It is impossible not to communicate to other people when you and others are in the same proximity, whether that is face-to-face, on the phone, through writing or a virtual connection. The measure of good communication is when what you say matches what they hear and has the outcome that matches your intention. The communication process can make it challenging to create good communication.
Communication between two people is a two-way process of: (1) perception, (2) reflection or meaning-making, and (3) responding. Since people often start with very different perceptions of the same event, it’s no surprise that they often reach different conclusion about what it means and what to do. Every step in the communication cycle is vulnerable to deterioration from the previous step. Take steps to maintain the integrity of messages and good communication.
The Communication Cycle
There are ways to create good communication through listening and checking for understanding. In a back-and-forth fashion, we essentially negotiate a shared understanding. When we do this explicitly, we are able to create an intentional, cooperative understanding. We do this using a few key principles of productive communication.
Principles of productive communication
People communicate for the purpose of expressing and addressing wants, needs, expectations, interests and concerns. Before I can help you, you can help me, or we can work together to help each other or another person or entity, we need a shared understanding of the full situation and mutual trust and respect. Productive communication builds mutual understanding and develops relationships, solves problems and develop new ideas. There are six principles that are the foundation of productive communication:
- Communicate purposefully
- Listen to understand
- Suspend judgment
- Identify interests
- Seek out options for solutions
- Design solutions
“Communicate purposefully” means that you have a clear intention of how you want your communication to affect another person. Questions to ask yourself before you communicate include:
- What is your purpose?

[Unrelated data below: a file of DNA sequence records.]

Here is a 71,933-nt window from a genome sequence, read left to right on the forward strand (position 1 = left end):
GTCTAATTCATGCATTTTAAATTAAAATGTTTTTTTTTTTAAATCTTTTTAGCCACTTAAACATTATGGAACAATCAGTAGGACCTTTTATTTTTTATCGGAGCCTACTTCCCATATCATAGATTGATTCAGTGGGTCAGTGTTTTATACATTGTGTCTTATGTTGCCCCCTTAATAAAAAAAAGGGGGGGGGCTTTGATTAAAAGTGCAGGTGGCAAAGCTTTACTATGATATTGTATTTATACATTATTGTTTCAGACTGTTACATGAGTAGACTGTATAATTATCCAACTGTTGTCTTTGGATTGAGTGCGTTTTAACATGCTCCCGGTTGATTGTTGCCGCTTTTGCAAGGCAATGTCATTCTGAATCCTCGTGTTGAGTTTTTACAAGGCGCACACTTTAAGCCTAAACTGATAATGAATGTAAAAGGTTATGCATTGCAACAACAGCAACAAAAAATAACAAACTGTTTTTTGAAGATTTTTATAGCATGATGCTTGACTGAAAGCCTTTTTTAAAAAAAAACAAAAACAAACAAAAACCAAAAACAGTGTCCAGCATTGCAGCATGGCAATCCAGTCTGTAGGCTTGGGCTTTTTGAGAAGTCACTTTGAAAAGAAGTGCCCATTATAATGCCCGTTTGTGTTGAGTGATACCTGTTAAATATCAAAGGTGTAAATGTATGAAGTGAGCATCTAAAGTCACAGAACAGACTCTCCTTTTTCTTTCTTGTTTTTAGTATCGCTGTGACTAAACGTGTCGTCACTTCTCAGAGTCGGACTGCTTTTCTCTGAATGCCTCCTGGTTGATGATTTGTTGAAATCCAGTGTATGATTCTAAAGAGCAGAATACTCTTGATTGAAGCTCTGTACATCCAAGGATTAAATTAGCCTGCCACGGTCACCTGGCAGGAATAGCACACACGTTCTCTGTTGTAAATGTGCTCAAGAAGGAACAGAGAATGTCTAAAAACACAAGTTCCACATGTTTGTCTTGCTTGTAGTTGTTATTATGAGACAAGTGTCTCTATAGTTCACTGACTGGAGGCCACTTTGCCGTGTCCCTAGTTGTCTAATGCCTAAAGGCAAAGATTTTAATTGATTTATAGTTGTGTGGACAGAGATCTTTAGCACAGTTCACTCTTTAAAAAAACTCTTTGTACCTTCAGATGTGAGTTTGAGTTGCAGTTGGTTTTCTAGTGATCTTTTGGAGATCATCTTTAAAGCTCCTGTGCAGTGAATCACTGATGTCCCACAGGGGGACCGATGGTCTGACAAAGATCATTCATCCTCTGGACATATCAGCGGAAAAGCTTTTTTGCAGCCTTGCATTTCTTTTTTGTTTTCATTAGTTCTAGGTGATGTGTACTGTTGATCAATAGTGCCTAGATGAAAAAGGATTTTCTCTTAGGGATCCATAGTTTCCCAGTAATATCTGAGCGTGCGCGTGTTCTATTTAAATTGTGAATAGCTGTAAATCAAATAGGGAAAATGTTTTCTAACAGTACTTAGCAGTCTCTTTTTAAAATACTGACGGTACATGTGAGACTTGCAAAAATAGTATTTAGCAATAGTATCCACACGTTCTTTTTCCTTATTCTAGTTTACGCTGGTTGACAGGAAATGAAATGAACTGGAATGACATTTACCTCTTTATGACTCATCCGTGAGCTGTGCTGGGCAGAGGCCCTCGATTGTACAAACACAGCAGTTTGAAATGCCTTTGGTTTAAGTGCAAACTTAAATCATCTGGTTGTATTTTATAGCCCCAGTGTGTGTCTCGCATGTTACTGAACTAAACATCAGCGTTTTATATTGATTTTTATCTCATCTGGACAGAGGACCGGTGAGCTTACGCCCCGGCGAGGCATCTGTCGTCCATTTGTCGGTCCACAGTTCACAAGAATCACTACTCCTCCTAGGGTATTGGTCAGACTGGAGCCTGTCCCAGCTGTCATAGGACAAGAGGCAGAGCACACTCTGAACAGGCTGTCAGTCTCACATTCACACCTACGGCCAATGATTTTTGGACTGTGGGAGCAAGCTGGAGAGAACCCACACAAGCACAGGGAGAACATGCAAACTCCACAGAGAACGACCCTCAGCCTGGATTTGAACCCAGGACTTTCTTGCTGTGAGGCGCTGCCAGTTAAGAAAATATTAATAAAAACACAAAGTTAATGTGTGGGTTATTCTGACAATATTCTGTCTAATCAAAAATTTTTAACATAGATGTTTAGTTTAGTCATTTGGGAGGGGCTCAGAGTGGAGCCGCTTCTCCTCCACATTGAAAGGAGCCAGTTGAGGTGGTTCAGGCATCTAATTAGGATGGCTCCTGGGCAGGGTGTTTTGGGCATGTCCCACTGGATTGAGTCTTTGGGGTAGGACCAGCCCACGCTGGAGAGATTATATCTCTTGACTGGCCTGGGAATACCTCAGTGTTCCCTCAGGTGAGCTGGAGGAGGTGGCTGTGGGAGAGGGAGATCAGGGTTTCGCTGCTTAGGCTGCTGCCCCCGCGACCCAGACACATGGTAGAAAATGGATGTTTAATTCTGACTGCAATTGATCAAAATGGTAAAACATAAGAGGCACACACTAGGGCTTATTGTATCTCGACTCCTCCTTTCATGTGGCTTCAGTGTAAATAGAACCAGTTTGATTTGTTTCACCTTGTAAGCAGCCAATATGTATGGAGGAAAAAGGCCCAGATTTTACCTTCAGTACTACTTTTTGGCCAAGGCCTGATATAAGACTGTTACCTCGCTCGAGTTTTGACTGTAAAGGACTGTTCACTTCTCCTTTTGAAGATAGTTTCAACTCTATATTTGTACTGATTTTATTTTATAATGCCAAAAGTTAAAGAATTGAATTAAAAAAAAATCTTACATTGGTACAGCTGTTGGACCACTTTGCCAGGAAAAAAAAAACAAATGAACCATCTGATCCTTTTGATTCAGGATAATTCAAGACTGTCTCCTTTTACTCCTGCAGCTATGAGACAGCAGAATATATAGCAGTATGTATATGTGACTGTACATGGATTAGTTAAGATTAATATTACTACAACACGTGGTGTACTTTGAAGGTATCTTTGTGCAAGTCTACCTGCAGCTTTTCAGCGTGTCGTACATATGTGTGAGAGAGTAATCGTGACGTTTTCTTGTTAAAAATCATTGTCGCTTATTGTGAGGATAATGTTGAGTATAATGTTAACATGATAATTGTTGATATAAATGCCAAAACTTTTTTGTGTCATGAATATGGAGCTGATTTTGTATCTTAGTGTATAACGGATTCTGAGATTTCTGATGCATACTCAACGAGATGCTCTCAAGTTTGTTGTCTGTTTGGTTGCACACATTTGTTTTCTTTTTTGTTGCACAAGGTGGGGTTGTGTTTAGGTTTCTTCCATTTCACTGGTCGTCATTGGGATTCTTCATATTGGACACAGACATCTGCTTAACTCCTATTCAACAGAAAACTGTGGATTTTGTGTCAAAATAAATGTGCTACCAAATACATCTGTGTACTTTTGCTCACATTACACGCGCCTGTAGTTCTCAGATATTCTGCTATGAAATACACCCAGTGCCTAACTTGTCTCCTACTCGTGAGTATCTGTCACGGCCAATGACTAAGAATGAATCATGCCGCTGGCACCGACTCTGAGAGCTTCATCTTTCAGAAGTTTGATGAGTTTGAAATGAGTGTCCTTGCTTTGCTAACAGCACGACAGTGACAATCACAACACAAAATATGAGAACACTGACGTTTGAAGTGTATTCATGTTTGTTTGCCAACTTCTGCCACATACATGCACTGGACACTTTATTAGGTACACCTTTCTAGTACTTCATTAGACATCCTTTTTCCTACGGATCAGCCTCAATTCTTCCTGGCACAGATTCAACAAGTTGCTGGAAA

- What are the messages you want to send?
- To whom is each message directed?
- How can you best convey your message?
“Listen to understand” means that you listen to another person without planning your response. After carefully listening to the person’s interests, you ask questions to check whether or not your perception of the communication is what the person intended to communicate to you. Statements to seek understanding are open-ended questions or requests for clarification and begin with:
- Let me see if I understand, you said…
- Did you mean…
- Tell me more about…
- Can you elaborate on that?
“Suspend judgment” means that you are curious to discover what information and assumptions are behind a person’s statements. You refrain from stating your position or arguing and instead you state your interests. You wonder why something communicated is important to the person communicating. Questions to show curiosity and suspend judgment are:
- Why is that important?
- Why is that a concern?
- Why does that matter?
- What leads you to that conclusion?
“Identify interests” means identifying goals, wants, needs, expectations, concerns, and hopes.
- Disclose your interests.
- Listen for and acknowledge the interests of others.
- Clarify your understanding of others’ interests.
- Look for and identify shared interests.
After everyone has had an opportunity to identify their interests and once everyone understands the interests of others, it’s time to seek out options for solutions. Look for and identify possible options.
“Designing solutions” means jointly discussing the options and how each satisfies interests. Look for fairness, reasonableness and the ability to implement the solutions. Do you need to add in time management or accountability processes for ideal solution implementation?
The purpose of these principles is to improve the quality of communication by moving away from assumptions and rushing to a judgment in favor of developing a shared understanding that what you intend is also understood.